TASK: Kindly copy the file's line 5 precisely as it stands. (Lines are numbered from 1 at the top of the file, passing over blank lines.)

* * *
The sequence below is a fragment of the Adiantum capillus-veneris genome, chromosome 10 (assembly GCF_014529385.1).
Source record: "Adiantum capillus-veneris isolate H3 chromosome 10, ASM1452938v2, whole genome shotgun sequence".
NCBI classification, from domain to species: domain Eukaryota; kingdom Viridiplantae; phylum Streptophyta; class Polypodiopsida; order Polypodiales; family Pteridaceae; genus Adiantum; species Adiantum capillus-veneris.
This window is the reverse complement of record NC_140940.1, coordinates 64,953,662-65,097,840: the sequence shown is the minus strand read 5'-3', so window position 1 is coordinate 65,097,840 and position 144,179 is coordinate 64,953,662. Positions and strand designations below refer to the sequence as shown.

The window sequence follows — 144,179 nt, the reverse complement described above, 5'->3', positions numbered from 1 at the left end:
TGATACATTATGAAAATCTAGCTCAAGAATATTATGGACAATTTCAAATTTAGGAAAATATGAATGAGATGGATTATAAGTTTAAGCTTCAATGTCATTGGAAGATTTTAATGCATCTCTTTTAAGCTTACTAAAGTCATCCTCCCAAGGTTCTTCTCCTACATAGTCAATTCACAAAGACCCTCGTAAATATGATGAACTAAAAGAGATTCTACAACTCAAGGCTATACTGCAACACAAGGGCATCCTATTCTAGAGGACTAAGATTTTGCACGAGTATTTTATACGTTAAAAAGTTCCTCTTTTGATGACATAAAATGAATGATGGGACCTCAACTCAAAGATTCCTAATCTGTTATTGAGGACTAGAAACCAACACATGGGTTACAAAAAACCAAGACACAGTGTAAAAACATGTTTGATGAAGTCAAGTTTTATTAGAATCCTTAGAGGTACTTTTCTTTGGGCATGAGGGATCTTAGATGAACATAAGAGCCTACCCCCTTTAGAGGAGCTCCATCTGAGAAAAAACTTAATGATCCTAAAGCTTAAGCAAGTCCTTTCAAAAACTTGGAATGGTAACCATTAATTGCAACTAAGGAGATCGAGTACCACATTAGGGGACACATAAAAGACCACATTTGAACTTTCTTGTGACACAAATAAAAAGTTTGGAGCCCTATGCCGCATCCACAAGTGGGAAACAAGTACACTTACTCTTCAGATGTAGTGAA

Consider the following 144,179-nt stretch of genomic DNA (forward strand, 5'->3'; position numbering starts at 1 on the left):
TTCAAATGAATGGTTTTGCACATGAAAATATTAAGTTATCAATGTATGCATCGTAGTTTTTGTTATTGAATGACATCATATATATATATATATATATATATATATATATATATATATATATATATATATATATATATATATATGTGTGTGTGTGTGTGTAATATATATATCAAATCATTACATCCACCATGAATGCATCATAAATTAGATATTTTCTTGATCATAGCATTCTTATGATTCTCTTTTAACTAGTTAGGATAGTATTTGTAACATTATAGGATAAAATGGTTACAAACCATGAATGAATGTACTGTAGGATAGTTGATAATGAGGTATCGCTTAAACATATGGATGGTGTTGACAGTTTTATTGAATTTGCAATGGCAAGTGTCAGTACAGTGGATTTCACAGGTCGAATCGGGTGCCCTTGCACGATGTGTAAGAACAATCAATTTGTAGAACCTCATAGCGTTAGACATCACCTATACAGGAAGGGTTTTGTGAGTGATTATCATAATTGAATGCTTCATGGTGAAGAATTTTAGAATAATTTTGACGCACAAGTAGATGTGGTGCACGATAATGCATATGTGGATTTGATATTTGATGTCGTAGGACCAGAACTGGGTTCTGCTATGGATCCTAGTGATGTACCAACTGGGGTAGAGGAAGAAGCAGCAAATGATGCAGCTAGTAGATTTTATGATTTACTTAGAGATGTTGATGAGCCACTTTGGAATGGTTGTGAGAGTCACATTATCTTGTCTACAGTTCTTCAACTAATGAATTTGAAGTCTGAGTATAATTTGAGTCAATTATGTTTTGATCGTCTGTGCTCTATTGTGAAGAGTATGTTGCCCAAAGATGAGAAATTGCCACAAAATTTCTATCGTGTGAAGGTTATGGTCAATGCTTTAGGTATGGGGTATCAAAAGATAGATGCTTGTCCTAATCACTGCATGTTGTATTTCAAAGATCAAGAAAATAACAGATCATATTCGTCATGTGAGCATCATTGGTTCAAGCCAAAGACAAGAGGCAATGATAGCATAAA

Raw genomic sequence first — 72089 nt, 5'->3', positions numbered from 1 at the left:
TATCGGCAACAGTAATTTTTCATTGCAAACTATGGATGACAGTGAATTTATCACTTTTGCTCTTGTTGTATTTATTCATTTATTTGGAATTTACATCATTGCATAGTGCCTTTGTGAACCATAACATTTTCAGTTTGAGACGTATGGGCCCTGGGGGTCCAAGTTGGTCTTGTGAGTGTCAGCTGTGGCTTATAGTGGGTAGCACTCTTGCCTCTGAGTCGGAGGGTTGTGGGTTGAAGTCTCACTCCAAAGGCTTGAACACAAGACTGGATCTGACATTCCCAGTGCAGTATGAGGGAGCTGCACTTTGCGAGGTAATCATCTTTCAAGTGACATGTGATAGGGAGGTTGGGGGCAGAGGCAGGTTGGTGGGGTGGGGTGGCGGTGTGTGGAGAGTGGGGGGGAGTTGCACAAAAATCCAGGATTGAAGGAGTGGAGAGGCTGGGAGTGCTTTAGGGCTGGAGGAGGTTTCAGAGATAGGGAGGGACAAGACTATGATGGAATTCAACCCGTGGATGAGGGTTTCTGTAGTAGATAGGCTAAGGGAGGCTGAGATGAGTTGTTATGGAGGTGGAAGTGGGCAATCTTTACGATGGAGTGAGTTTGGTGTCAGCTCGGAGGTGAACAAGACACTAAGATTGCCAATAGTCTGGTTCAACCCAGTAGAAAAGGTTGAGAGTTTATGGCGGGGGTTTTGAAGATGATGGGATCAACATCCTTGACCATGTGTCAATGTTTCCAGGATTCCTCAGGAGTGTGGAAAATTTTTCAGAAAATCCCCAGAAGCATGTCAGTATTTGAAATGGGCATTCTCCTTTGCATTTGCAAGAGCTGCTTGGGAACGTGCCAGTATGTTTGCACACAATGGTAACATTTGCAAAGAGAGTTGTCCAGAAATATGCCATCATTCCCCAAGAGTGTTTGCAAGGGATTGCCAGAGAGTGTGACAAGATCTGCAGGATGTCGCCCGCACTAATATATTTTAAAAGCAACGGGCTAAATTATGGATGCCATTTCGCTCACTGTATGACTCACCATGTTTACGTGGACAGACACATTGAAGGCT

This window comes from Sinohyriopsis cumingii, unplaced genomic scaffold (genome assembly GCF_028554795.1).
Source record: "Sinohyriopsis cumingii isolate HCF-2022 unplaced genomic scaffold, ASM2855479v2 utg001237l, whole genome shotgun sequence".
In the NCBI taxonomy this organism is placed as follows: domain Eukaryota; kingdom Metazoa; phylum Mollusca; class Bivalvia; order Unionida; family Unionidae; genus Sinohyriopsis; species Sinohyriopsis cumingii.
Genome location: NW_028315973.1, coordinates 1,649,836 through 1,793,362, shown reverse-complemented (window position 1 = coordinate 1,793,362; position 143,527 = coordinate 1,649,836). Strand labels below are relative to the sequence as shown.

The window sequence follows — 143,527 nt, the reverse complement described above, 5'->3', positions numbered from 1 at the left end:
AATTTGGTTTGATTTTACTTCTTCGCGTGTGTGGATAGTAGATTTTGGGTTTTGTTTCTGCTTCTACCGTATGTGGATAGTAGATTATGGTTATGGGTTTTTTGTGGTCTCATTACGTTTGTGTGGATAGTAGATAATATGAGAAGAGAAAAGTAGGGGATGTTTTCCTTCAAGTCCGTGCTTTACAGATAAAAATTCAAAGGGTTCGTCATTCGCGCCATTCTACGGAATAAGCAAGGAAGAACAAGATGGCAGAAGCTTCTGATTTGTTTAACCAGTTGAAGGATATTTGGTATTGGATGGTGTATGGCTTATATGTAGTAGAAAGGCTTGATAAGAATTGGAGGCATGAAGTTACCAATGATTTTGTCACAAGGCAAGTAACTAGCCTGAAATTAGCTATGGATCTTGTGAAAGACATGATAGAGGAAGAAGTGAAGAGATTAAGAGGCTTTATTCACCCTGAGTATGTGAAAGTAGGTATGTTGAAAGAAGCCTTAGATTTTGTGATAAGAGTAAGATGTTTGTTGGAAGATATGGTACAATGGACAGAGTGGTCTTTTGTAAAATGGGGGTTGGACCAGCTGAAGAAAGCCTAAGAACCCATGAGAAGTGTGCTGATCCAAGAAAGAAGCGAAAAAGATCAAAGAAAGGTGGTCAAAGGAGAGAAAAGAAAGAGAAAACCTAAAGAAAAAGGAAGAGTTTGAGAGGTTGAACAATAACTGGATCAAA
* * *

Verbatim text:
The window sequence follows — 144,179 nt, the reverse complement described above, 5'->3', positions numbered from 1 at the left end: